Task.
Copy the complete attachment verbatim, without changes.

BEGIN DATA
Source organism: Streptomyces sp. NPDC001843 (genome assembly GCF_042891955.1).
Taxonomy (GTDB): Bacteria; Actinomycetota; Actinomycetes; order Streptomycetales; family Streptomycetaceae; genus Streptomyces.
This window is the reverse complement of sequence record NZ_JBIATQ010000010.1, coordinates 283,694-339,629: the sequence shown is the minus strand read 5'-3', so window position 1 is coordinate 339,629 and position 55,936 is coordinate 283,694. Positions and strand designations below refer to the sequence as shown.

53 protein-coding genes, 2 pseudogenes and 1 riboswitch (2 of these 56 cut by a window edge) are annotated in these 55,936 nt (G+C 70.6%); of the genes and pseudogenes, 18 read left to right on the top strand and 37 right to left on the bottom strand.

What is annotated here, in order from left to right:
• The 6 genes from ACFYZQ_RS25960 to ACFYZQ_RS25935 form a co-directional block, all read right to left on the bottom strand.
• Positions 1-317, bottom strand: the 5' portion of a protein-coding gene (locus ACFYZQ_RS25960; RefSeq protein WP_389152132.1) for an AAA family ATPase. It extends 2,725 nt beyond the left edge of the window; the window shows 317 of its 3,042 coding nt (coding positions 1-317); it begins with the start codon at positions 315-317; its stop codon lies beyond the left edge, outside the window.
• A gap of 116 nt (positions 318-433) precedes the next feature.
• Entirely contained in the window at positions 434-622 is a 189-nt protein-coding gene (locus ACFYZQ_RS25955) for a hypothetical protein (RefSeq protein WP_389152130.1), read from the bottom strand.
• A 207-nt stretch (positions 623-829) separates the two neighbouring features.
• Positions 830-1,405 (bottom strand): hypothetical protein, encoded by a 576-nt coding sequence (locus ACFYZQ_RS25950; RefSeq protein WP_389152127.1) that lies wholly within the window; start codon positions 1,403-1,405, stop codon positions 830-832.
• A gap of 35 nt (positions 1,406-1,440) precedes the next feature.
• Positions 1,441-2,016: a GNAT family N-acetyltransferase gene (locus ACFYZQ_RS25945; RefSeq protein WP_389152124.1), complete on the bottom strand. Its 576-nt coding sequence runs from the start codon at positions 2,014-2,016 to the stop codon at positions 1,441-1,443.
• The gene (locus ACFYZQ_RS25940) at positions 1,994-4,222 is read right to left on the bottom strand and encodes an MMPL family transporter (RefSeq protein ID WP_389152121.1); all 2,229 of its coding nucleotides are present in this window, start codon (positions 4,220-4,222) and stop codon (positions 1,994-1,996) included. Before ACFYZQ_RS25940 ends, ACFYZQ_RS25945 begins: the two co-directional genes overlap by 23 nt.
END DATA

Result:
Source organism: Streptomyces sp. NPDC001843 (genome assembly GCF_042891955.1).
Taxonomy (GTDB): Bacteria; Actinomycetota; Actinomycetes; order Streptomycetales; family Streptomycetaceae; genus Streptomyces.
This window is the reverse complement of sequence record NZ_JBIATQ010000010.1, coordinates 283,694-339,629: the sequence shown is the minus strand read 5'-3', so window position 1 is coordinate 339,629 and position 55,936 is coordinate 283,694. Positions and strand designations below refer to the sequence as shown.

53 protein-coding genes, 2 pseudogenes and 1 riboswitch (2 of these 56 cut by a window edge) are annotated in these 55,936 nt (G+C 70.6%); of the genes and pseudogenes, 18 read left to right on the top strand and 37 right to left on the bottom strand.

What is annotated here, in order from left to right:
• The 6 genes from ACFYZQ_RS25960 to ACFYZQ_RS25935 form a co-directional block, all read right to left on the bottom strand.
• Positions 1-317, bottom strand: the 5' portion of a protein-coding gene (locus ACFYZQ_RS25960; RefSeq protein WP_389152132.1) for an AAA family ATPase. It extends 2,725 nt beyond the left edge of the window; the window shows 317 of its 3,042 coding nt (coding positions 1-317); it begins with the start codon at positions 315-317; its stop codon lies beyond the left edge, outside the window.
• A gap of 116 nt (positions 318-433) precedes the next feature.
• Entirely contained in the window at positions 434-622 is a 189-nt protein-coding gene (locus ACFYZQ_RS25955) for a hypothetical protein (RefSeq protein WP_389152130.1), read from the bottom strand.
• A 207-nt stretch (positions 623-829) separates the two neighbouring features.
• Positions 830-1,405 (bottom strand): hypothetical protein, encoded by a 576-nt coding sequence (locus ACFYZQ_RS25950; RefSeq protein WP_389152127.1) that lies wholly within the window; start codon positions 1,403-1,405, stop codon positions 830-832.
• A gap of 35 nt (positions 1,406-1,440) precedes the next feature.
• Positions 1,441-2,016: a GNAT family N-acetyltransferase gene (locus ACFYZQ_RS25945; RefSeq protein WP_389152124.1), complete on the bottom strand. Its 576-nt coding sequence runs from the start codon at positions 2,014-2,016 to the stop codon at positions 1,441-1,443.
• The gene (locus ACFYZQ_RS25940) at positions 1,994-4,222 is read right to left on the bottom strand and encodes an MMPL family transporter (RefSeq protein ID WP_389152121.1); all 2,229 of its coding nucleotides are present in this window, start codon (positions 4,220-4,222) and stop codon (positions 1,994-1,996) included. Before ACFYZQ_RS25940 ends, ACFYZQ_RS25945 begins: the two co-directional genes overlap by 23 nt.